Texas Emergency Management ONLINE2013 Vol. 60 No. 2

Utility Response After Disasters

A historic first
The Texas Division of Emergency Management (TDEM) hosted a historic meeting on January 17 attended by representatives from 17 electric utility companies, 2 utility oversight agencies as well as planners from TDEM. The meeting was held to discuss how electric utilities currently respond to power outages after a major event and how all parties can best work together to ensure a reliable and coordinated response to those power outages.

Electricity 101
In Texas the electricity delivery system is a complex intermingling of electricity generators, transmission providers and retail electric providers.

Retail electricity providers (REPs) purchase power from electricity distributors. Transmission and distribution service providers (TDSPs) deliver the power to homes and businesses via transmission lines (the high voltage power lines connected to the power plant) and distribution lines (the high voltage power lines in neighborhoods connected to homes). TDSPs charge the REPs for this service, and the REPs invoice their customers.

The transmission and distribution utilities consist of investor owned utilities, electric cooperatives and municipally owned utilities. They build the transmission and distribution infrastructure that we so heavily rely upon. This complex infrastructure is managed by the Electric Reliability Council of Texas (ERCOT) and regulated by the Public Utility Commission of Texas (PUC). ERCOT mandates the system reliability standards that must be followed, while the PUC sets transmission and distribution rates.

During a major event such as a hurricane, power generation, transmission, and delivery all can be knocked out. Electricity providers plan for such events and set restoration priorities. Foremost is the safety of citizens and responders alike. The companies send out linemen to investigate and make safe any downed power lines. They work to restore power stations, transmission lines, distribution lines and circuits in a safe, prescribed and coordinated manner. Essential services such as hospitals receive priority attention.

Realities of power restoration- Educating the public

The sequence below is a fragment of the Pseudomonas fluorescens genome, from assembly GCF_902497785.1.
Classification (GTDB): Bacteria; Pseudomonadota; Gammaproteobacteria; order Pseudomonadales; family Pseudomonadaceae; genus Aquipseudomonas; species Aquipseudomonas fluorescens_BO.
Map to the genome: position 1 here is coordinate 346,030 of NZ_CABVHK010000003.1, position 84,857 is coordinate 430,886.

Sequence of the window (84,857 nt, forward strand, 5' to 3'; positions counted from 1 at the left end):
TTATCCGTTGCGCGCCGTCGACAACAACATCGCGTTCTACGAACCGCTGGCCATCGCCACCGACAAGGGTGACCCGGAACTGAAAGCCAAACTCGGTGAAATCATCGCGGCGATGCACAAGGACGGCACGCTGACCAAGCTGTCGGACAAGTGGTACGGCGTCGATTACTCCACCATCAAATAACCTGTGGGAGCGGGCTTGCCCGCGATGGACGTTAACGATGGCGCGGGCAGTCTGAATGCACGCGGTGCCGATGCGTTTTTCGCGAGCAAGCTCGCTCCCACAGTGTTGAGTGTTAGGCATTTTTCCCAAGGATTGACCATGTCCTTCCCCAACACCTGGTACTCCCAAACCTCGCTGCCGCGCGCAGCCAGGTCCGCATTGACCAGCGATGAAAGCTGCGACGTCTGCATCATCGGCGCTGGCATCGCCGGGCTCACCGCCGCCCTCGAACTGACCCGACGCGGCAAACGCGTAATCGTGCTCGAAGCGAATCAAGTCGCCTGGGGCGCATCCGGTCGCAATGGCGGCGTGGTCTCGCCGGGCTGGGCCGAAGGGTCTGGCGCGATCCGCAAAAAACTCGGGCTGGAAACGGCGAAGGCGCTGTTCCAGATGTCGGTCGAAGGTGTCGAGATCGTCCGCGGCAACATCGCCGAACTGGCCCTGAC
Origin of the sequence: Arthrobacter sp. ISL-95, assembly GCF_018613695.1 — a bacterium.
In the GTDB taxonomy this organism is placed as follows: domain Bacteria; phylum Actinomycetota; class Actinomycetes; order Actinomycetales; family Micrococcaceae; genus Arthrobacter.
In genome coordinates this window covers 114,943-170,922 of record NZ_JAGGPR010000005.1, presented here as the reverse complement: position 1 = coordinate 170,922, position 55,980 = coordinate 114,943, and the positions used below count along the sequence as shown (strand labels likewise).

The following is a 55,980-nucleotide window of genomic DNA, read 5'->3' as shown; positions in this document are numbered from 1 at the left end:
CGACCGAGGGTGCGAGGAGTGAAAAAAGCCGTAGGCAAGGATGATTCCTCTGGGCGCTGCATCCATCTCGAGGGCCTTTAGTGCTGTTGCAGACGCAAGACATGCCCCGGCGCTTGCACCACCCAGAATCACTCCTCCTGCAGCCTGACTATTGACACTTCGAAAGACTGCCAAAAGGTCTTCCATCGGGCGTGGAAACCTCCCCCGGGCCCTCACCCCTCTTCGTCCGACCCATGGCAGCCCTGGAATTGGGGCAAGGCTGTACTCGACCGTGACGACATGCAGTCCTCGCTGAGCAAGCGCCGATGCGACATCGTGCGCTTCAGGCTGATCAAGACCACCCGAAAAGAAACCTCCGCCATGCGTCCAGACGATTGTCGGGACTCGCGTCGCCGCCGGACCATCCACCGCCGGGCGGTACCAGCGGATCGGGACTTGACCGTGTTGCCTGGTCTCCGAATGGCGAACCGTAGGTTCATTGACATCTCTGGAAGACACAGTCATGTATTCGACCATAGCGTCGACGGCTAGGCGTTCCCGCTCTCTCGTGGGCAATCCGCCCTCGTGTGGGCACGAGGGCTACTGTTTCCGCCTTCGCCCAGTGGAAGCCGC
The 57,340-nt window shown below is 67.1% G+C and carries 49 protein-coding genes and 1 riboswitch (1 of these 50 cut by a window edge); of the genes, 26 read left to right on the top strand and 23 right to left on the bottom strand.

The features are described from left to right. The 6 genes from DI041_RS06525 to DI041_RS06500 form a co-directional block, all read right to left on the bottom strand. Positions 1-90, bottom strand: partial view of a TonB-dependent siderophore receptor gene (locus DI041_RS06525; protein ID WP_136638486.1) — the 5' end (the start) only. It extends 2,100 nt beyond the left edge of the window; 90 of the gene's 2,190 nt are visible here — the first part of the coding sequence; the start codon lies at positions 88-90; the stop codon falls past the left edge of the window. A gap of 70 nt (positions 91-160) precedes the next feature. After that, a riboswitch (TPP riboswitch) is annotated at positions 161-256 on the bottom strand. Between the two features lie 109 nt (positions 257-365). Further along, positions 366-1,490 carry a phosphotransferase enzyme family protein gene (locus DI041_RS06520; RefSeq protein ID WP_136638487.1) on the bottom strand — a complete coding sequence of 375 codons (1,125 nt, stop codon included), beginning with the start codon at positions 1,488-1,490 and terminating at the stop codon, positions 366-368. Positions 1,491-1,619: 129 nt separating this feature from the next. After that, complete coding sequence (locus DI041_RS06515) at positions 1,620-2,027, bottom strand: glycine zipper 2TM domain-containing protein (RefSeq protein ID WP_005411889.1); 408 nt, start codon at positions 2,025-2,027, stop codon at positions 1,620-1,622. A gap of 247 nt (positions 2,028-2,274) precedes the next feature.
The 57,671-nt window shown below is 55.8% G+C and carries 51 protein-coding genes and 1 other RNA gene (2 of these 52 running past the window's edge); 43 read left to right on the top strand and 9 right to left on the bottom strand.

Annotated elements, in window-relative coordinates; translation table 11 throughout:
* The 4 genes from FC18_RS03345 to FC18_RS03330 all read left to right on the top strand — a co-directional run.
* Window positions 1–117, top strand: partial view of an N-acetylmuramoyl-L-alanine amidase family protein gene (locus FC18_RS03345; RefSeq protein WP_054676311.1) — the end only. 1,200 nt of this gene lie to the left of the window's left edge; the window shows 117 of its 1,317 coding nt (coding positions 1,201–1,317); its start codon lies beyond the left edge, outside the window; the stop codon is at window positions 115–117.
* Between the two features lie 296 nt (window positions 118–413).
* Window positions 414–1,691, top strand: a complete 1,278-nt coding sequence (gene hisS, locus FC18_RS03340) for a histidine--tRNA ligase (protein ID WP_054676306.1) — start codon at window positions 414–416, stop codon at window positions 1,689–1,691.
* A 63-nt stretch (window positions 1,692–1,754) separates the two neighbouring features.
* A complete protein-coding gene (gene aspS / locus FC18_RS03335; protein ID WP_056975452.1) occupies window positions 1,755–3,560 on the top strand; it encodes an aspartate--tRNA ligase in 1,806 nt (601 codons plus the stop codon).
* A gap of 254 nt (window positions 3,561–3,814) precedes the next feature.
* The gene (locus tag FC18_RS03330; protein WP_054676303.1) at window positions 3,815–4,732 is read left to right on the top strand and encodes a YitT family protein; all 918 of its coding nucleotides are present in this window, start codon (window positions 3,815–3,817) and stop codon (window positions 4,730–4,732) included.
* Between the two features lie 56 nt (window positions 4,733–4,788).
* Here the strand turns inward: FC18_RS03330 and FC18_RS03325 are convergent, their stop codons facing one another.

Running lines and installing transformers can be painstaking tasks even during normal operations. A major storm makes these tasks much more difficult. The repairs and installation must now be done under adverse, extremely dangerous and demanding conditions under constant pressure to get the power back on as quickly as possible. Depending upon the level of damage, complete power restoration could take days or even weeks to complete. When major storms are imminent, the public should plan for extended outages.

It is important to keep in mind that even businesses, hospitals and other entities that equip their facilities with on-site electricity generators must plan for the worst. Events during Hurricane Sandy recently demonstrated how these generators can routinely fail because improper placement, lack of maintenance, or lack of testing under realistic conditions. Entities that rely on on-site generators must do more to install, test and maintain these systems. Electricity providers can be an excellent resource when it comes to planning and installing these systems.

Conclusion
TDEM along with the electricity providers and regulators who attended this historical meeting all believe in assuring timely and adequate public information. Public expectation of electricity providers during major power outages, even following vigorous public information programs, is often unrealistic. TDEM expects that this collaboration with the electricity providers statewide will help facilitate more efficient information sharing among all those involved including the Texas Highway Patrol and the media and help minimize obstacles that delay restoring power during major events.

-- Article by Scott Sutherland, TDEM


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